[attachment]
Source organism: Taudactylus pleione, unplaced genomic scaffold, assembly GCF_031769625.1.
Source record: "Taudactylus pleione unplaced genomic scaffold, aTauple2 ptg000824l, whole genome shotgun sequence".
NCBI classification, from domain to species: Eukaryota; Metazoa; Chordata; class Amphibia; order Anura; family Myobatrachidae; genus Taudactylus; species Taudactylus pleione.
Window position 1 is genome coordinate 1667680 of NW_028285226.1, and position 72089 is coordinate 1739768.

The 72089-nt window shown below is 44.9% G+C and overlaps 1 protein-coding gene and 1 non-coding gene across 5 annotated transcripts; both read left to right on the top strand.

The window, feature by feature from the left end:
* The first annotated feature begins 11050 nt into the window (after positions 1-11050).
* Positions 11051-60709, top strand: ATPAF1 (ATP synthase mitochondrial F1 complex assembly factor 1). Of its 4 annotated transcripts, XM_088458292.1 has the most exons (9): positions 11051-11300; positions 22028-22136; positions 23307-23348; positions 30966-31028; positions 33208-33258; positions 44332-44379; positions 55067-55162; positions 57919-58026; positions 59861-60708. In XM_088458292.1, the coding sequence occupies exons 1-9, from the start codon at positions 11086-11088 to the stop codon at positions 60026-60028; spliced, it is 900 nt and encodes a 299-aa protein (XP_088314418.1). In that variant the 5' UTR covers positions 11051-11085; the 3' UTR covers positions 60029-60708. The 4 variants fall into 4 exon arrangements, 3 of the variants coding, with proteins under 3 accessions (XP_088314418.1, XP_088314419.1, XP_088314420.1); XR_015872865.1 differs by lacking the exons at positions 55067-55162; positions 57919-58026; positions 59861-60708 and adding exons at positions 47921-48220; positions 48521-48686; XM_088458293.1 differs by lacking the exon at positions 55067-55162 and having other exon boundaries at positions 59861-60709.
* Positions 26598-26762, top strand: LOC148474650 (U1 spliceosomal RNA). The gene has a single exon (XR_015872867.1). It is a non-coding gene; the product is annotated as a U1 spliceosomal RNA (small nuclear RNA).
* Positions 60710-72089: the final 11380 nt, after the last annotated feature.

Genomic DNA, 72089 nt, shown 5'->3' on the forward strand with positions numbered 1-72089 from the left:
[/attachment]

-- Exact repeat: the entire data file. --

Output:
Source organism: Taudactylus pleione, unplaced genomic scaffold, assembly GCF_031769625.1.
Source record: "Taudactylus pleione unplaced genomic scaffold, aTauple2 ptg000824l, whole genome shotgun sequence".
NCBI classification, from domain to species: Eukaryota; Metazoa; Chordata; class Amphibia; order Anura; family Myobatrachidae; genus Taudactylus; species Taudactylus pleione.
Window position 1 is genome coordinate 1667680 of NW_028285226.1, and position 72089 is coordinate 1739768.

The 72089-nt window shown below is 44.9% G+C and overlaps 1 protein-coding gene and 1 non-coding gene across 5 annotated transcripts; both read left to right on the top strand.

The window, feature by feature from the left end:
* The first annotated feature begins 11050 nt into the window (after positions 1-11050).
* Positions 11051-60709, top strand: ATPAF1 (ATP synthase mitochondrial F1 complex assembly factor 1). Of its 4 annotated transcripts, XM_088458292.1 has the most exons (9): positions 11051-11300; positions 22028-22136; positions 23307-23348; positions 30966-31028; positions 33208-33258; positions 44332-44379; positions 55067-55162; positions 57919-58026; positions 59861-60708. In XM_088458292.1, the coding sequence occupies exons 1-9, from the start codon at positions 11086-11088 to the stop codon at positions 60026-60028; spliced, it is 900 nt and encodes a 299-aa protein (XP_088314418.1). In that variant the 5' UTR covers positions 11051-11085; the 3' UTR covers positions 60029-60708. The 4 variants fall into 4 exon arrangements, 3 of the variants coding, with proteins under 3 accessions (XP_088314418.1, XP_088314419.1, XP_088314420.1); XR_015872865.1 differs by lacking the exons at positions 55067-55162; positions 57919-58026; positions 59861-60708 and adding exons at positions 47921-48220; positions 48521-48686; XM_088458293.1 differs by lacking the exon at positions 55067-55162 and having other exon boundaries at positions 59861-60709.
* Positions 26598-26762, top strand: LOC148474650 (U1 spliceosomal RNA). The gene has a single exon (XR_015872867.1). It is a non-coding gene; the product is annotated as a U1 spliceosomal RNA (small nuclear RNA).
* Positions 60710-72089: the final 11380 nt, after the last annotated feature.

Genomic DNA, 72089 nt, shown 5'->3' on the forward strand with positions numbered 1-72089 from the left: